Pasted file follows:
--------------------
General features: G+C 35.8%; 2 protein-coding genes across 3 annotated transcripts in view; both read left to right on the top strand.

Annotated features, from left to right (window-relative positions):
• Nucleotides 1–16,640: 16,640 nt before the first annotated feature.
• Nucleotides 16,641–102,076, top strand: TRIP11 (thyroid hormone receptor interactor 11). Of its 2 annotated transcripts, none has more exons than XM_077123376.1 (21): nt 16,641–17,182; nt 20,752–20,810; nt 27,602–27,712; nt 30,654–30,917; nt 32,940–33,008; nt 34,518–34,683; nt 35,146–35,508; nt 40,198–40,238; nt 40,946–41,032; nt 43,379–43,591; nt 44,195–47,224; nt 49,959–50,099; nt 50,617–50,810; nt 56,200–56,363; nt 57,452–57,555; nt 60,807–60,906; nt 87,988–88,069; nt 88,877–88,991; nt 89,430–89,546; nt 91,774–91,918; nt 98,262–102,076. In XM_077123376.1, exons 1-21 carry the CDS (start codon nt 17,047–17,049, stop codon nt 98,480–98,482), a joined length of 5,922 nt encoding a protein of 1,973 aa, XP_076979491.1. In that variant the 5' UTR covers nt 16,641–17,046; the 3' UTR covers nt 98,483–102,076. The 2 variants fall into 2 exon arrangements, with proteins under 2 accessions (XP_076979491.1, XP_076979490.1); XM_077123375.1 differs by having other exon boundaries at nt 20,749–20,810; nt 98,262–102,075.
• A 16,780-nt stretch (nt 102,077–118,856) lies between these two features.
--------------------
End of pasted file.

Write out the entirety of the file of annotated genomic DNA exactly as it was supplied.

General features: G+C 35.8%; 2 protein-coding genes across 3 annotated transcripts in view; both read left to right on the top strand.

Annotated features, from left to right (window-relative positions):
• Nucleotides 1–16,640: 16,640 nt before the first annotated feature.
• Nucleotides 16,641–102,076, top strand: TRIP11 (thyroid hormone receptor interactor 11). Of its 2 annotated transcripts, none has more exons than XM_077123376.1 (21): nt 16,641–17,182; nt 20,752–20,810; nt 27,602–27,712; nt 30,654–30,917; nt 32,940–33,008; nt 34,518–34,683; nt 35,146–35,508; nt 40,198–40,238; nt 40,946–41,032; nt 43,379–43,591; nt 44,195–47,224; nt 49,959–50,099; nt 50,617–50,810; nt 56,200–56,363; nt 57,452–57,555; nt 60,807–60,906; nt 87,988–88,069; nt 88,877–88,991; nt 89,430–89,546; nt 91,774–91,918; nt 98,262–102,076. In XM_077123376.1, exons 1-21 carry the CDS (start codon nt 17,047–17,049, stop codon nt 98,480–98,482), a joined length of 5,922 nt encoding a protein of 1,973 aa, XP_076979491.1. In that variant the 5' UTR covers nt 16,641–17,046; the 3' UTR covers nt 98,483–102,076. The 2 variants fall into 2 exon arrangements, with proteins under 2 accessions (XP_076979491.1, XP_076979490.1); XM_077123375.1 differs by having other exon boundaries at nt 20,749–20,810; nt 98,262–102,075.
• A 16,780-nt stretch (nt 102,077–118,856) lies between these two features.